In addition to those benefits, the proposal will almost certainly have widely-felt effects on environmental policy and energy industries. As The New York Times reported Sunday, “the regulations will set in motion sweeping policy changes that could shut down hundreds of coal-fired power plants, freeze construction of new coal plants and create a boom in the production of wind and solar power and other renewable energy sources.”
Monday’s announcement is just Obama’s first step in a renewed push this fall to combat climate change. According to The Hill, Obama is set to address the National Clean Energy Summit in Las Vegas later this month as well as a conference in Alaska on the effects of global warming there. Obama is also hoping for an international agreement during the UN climate change conference in Paris this December.
So, will it work?
Economically speaking, that seems a sound bet. If a cap and trade system is instituted, increasing taxes on businesses who pollute beyond the set cap should incentivize them to opt for reducing their pollution levels.
But that also depends on what those financial penalties end up being. If the costs of following those rules turn out to be higher than that penalty, firms may just opt to pay the fine and continue their current ways.
Beyond economic calculations that might hobble implementation, there is also the question of whether the rules, if followed, would substantially reduce emissions. As Vox’s Brad Plumer explained, the Clean Power Plan targets power plants and emissions from those sources “have already dropped 15 percent between 2005 and 2013 – thanks to a crushing recession, cheap natural gas pushing out coal, the rise of wind power, and improved efficiency.” Plumer also points out that in 2013, American power plants only accounted for about 30 percent of the country’s greenhouse gas emissions and he calculates that the president’s plan will only cut overall emissions by about 6 percent by 2030.
This new policy, therefore, is not the whole story. Obama has implemented a number of environmentally conscious policies over the years, including increased fuel standards, and all of those together will ultimately determine how successful his administration is in arresting man-made changes to the global climate.
But there’s a rather large elephant in the room: the 2016 elections. Because these policies have all been initiated in the executive branch, they might not survive past January 20, 2017. Many Republicans, including several of the presidential candidates, deny climate change is even a problem worth addressing. And regardless of their views on the science, Republicans also challenge whether Obama’s policies are worth the associated economic costs. After all, it’s reasonable to expect that some bills might go up for at least a while during the transition phase, and it’s also rather obvious to expect lost jobs should the rules succeed in reducing reliance on carbon emissions.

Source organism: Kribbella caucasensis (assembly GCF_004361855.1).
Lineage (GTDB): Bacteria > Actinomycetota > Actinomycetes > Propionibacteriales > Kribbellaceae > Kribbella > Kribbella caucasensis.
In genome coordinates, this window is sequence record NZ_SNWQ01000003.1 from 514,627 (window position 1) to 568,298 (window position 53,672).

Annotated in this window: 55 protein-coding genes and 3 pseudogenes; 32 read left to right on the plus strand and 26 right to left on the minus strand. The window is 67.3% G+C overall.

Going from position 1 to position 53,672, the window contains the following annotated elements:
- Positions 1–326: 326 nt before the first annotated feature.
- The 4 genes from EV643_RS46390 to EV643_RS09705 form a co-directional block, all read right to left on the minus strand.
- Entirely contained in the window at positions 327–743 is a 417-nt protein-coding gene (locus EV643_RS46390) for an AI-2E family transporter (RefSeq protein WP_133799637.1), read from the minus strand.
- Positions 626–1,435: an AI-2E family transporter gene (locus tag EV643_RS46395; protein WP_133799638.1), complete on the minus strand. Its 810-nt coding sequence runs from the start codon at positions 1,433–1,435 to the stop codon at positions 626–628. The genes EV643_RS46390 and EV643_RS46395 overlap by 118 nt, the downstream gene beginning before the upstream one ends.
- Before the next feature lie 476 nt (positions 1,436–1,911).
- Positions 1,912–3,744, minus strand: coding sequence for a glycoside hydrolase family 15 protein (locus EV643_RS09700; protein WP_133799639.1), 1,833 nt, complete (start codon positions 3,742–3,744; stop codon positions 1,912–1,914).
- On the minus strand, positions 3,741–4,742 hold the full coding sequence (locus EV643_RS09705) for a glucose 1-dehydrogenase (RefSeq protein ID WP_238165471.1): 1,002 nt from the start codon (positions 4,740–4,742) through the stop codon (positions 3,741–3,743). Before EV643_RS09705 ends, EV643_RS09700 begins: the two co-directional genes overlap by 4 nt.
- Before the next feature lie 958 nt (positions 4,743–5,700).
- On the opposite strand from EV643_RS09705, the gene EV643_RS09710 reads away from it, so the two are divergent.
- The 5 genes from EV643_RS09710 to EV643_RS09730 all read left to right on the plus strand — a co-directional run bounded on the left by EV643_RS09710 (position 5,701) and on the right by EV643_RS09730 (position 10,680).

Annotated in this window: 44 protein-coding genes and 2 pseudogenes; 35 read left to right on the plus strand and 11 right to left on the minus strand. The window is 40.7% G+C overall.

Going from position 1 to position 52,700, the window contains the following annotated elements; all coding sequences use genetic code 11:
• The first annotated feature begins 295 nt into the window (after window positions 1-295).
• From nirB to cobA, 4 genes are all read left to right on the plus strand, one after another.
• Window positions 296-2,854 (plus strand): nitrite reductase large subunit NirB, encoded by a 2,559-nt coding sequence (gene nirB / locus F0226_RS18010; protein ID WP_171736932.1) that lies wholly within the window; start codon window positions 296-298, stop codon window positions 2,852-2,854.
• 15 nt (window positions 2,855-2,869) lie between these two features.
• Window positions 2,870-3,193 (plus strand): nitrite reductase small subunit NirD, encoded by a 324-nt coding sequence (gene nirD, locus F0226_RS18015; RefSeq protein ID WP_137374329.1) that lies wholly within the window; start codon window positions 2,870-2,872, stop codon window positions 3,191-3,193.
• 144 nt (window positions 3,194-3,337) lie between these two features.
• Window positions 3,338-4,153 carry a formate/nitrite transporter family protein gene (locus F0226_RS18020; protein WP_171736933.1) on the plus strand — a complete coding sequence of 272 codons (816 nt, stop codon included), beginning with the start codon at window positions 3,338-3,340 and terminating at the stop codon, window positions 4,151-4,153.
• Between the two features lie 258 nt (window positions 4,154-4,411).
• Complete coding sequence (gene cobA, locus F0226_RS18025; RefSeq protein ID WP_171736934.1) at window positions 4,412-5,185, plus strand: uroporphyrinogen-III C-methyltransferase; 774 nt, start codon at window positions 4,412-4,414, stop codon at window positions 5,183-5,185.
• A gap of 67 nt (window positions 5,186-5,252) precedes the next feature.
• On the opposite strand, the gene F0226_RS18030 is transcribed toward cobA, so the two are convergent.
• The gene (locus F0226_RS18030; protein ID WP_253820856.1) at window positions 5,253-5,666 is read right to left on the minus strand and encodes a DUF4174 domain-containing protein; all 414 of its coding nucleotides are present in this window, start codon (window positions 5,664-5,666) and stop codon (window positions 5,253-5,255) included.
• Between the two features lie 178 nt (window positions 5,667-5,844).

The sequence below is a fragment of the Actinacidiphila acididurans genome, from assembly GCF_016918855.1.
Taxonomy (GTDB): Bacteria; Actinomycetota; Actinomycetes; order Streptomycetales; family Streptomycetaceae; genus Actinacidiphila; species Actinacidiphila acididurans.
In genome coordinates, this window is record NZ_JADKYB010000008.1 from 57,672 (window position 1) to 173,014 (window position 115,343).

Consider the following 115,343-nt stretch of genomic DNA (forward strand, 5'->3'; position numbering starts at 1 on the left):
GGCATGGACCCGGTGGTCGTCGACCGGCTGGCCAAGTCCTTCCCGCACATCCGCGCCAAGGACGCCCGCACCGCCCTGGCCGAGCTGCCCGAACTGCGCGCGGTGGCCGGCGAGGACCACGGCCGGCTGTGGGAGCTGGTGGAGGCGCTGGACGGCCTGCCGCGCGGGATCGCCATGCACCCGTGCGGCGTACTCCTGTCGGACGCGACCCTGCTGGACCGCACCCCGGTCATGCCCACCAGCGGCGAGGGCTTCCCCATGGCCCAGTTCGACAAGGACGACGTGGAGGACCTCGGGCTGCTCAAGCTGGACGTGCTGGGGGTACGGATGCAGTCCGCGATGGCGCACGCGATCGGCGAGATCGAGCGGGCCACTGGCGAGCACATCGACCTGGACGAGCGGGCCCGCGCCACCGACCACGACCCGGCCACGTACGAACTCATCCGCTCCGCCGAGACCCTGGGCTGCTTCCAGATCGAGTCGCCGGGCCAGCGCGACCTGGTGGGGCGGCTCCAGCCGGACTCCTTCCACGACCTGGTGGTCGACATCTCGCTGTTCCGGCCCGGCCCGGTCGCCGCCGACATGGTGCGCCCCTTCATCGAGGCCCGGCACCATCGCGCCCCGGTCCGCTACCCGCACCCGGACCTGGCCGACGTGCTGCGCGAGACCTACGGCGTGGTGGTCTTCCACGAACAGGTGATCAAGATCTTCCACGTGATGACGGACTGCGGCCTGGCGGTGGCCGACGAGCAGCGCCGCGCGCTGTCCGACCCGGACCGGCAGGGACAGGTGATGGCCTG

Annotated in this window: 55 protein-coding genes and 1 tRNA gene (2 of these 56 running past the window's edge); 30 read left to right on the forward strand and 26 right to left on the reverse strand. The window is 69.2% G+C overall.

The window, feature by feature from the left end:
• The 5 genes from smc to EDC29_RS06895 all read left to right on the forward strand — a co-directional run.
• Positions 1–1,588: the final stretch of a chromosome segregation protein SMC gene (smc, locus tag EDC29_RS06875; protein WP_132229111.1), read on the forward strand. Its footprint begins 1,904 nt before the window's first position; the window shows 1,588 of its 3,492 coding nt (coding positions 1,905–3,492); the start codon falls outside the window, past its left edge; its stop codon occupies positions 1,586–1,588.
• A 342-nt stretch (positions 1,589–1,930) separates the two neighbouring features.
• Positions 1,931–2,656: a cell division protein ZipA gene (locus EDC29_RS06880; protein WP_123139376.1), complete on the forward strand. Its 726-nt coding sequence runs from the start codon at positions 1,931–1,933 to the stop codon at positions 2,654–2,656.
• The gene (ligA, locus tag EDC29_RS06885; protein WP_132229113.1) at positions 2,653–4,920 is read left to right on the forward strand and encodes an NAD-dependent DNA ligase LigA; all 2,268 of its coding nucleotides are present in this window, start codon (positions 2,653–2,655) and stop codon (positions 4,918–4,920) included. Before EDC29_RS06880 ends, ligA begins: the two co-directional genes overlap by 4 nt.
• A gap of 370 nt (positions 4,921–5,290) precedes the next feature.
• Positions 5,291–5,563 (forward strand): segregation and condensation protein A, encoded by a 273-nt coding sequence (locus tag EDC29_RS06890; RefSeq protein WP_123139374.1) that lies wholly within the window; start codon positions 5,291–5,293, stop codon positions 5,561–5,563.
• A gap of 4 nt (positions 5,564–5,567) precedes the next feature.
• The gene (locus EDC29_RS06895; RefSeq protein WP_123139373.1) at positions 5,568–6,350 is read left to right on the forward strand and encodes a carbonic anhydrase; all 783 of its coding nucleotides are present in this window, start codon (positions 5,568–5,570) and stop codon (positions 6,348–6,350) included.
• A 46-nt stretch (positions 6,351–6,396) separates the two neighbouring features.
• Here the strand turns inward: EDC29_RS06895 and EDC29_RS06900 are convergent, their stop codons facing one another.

But should that happen, something would have to take the place of those old power sources. Just as obviously as shuttered coal plants mean lost jobs, newly built wind farms or solar arrays would mean new jobs. And as The American Prospect found, the dire warnings of the costs of environmental regulations are almost always overblown. For example, in looking at the effects of the Clean Air Act of 1990, environmental economist Robert Hahn predicted that “there are a minimum of several hundred thousand jobs…at risk” with his best-case estimate being 20,000 lost jobs. Instead, seven years after the law went into effect, the number of people benefiting from a provision of the law aiding displaced workers stood at only 7,000.
Markets, it turns out, tend to be quite flexible, and regulations also have benefits that their critics discount or ignore altogether. Jobs might be lost due the Clean Power Plan rules, but presumably new jobs will also be created if it succeeds and creates a booming market in renewables. And, more indirectly but no less important, cleaner air would mean healthier people and thus lower medical bills and an overall increase in social welfare.
But we might not get a chance to see if that rosy scenario comes to pass. Many Republican state officials have made clear they intend to challenge the Clean Power Plan in court. And even if it survives those challenges, a Republican president could undo it very quickly. For those reasons, the key factor in determining whether Obama’s legacy on climate change is a successful one may very well be Election Day 2016.